Fluorescence PCR (Polymerase Chain Reaction): Fluorescent dyes can be incorporated into PCR to monitor DNA amplification in real-time. This quantitative PCR (qPCR) enables rapid and accurate determination of the initial concentration of a DNA target sequence and is frequently used for diagnosing infections or genetic diseases.

Fluorescence cell analysis (Flow Cytometry): This method allows for the analysis and sorting of cells based on fluorescent labels. Fluorescent dyes are used to identify specific cell populations, examine the expression of surface molecules, or analyze intracellular components.

The use of fluorescence in in vitro diagnostics offers the advantage of high sensitivity, specificity, and multiplexing capability, as multiple fluorescent dyes can be detected simultaneously. This allows for complex and versatile analyses of biological samples in diagnostic research and clinical applications.

Explanation using PCR systems

Fluorescent dyes are used in Polymerase Chain Reaction (PCR) to monitor the progress of the amplification reaction in real time. This allows for a quantitative analysis of the initial concentration of the target DNA molecule in the sample. The advantage of fluorescence in PCR lies in the ability to track the amount of DNA produced during each amplification cycle in real time, rather than only at the end of the reaction.

Here is a simple example of using fluorescence in PCR:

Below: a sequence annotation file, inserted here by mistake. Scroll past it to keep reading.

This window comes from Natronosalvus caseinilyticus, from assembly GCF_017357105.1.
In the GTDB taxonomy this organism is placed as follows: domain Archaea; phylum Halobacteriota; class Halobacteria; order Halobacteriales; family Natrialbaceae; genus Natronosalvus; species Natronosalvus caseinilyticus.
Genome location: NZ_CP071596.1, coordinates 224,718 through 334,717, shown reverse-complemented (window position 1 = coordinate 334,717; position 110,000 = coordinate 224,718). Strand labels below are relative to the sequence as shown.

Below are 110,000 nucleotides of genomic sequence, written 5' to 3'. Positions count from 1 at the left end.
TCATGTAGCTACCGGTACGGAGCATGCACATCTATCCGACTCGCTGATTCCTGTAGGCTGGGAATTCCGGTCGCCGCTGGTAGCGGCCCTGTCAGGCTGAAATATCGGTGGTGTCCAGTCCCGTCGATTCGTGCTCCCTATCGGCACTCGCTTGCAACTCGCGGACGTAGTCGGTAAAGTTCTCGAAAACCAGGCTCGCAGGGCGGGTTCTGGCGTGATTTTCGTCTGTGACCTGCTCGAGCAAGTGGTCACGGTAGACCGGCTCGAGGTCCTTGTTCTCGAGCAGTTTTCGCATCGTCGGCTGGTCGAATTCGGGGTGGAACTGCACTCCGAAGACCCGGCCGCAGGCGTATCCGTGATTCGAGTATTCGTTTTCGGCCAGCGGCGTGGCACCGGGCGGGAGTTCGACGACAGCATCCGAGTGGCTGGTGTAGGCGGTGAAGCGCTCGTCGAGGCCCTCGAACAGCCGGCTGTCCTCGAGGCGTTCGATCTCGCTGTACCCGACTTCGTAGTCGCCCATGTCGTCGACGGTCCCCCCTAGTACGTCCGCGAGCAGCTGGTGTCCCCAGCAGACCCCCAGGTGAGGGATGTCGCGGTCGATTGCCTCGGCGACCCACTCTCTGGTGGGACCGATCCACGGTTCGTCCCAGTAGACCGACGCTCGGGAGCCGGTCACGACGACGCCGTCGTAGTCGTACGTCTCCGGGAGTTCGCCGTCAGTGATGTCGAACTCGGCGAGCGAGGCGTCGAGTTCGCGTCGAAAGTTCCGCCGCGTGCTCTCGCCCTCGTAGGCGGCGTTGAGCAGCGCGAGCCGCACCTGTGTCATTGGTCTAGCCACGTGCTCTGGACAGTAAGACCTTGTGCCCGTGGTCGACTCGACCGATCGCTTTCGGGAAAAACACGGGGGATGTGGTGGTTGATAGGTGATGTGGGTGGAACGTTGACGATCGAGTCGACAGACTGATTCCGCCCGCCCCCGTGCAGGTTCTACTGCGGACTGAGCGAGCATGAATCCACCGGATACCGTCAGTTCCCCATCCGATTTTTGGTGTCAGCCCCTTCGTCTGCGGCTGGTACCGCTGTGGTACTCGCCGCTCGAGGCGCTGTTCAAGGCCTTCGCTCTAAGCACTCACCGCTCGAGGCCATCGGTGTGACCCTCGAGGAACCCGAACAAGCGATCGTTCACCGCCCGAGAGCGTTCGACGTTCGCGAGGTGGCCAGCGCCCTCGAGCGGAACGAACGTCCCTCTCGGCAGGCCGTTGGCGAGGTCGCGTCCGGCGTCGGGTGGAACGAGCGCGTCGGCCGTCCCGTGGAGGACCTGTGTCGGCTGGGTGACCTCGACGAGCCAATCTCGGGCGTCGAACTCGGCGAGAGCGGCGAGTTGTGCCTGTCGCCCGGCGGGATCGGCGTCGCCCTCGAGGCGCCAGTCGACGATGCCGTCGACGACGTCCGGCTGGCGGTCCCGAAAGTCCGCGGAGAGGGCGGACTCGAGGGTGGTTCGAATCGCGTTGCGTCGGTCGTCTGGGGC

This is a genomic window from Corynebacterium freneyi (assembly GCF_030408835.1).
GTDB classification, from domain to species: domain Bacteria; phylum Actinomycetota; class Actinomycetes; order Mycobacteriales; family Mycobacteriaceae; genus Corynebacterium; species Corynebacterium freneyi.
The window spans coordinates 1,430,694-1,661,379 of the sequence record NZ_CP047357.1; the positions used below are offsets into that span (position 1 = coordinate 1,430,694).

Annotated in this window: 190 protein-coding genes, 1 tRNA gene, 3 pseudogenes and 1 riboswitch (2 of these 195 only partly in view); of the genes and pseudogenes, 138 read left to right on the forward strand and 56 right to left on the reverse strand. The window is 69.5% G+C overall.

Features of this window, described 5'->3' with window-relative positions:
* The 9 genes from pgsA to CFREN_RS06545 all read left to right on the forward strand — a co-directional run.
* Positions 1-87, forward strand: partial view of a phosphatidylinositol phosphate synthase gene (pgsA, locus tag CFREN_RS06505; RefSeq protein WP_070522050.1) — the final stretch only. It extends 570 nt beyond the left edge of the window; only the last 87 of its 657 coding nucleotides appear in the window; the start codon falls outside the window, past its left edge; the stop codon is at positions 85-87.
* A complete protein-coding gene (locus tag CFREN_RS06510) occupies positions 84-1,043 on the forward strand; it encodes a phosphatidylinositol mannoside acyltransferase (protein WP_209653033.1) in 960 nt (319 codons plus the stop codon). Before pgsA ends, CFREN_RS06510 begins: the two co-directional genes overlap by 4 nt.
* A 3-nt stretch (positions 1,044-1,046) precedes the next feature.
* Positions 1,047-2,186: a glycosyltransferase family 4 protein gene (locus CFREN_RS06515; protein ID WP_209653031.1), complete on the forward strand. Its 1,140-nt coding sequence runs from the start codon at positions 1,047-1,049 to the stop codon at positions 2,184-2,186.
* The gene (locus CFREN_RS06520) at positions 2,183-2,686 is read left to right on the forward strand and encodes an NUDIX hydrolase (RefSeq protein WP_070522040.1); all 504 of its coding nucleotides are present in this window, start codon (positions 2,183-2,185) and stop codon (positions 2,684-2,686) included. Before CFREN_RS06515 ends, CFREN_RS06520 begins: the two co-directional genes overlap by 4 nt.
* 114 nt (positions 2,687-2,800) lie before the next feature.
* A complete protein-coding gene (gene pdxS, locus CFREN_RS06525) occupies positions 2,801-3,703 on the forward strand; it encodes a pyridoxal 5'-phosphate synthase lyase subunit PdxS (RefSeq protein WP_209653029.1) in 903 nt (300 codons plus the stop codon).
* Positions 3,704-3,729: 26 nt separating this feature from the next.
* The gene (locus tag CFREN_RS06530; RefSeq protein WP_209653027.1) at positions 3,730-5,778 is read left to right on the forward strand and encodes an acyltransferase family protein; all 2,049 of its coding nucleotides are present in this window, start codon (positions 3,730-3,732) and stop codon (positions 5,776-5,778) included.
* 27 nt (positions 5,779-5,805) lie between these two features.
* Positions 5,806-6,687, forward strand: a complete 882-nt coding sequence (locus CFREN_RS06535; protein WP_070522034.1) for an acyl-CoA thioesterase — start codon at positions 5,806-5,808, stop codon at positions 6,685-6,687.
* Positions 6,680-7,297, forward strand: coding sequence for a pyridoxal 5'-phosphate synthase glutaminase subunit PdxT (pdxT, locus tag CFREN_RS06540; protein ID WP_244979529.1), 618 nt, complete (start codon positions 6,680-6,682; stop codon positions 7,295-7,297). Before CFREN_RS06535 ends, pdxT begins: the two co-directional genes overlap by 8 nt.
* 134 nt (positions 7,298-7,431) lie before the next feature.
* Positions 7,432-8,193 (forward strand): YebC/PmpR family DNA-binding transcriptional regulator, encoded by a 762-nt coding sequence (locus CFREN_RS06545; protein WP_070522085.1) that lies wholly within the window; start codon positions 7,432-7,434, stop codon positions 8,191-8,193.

Preparing the target DNA molecule: The DNA to be analyzed is mixed with specific primers (short DNA pieces that flank the region to be amplified) and a probe oligonucleotide marked with a fluorescent dye.

Performing PCR: PCR is initiated, during which the DNA is amplified in short cycles using DNA polymerase and the primers. During amplification, the fluorescent probe binds to the developing DNA chain.

Fluorescence detection: In each amplification cycle, the fluorescence is measured by a special detection system. As the amount of DNA increases, the fluorescence becomes more intense.

Real-time monitoring: The number of PCR cycles needed to reach a measurable fluorescence threshold (Ct value, threshold cycle) correlates with the initial concentration of the target DNA molecule in the sample. A lower Ct value indicates a higher initial concentration.


Quantitative Analysis: Real-time PCR with fluorescence allows for the precise quantification of the initial concentration of the target DNA molecule.

Rapid Results: Real-time monitoring enables the quick generation of data, in contrast to conventional PCR where analysis only occurs after the reaction is complete.

Multiplexing: By using different fluorescent dyes, multiple target molecules can be simultaneously amplified and quantified in the same sample.

Early Detection: The method allows for the early detection of infections, genetic mutations, or other target molecules in diagnostic applications.

Therefore, real-time PCR with fluorescence is a powerful technique in molecular diagnostics and is used in numerous applications such as infection diagnostics, gene expression analysis, and the detection of genetic variations.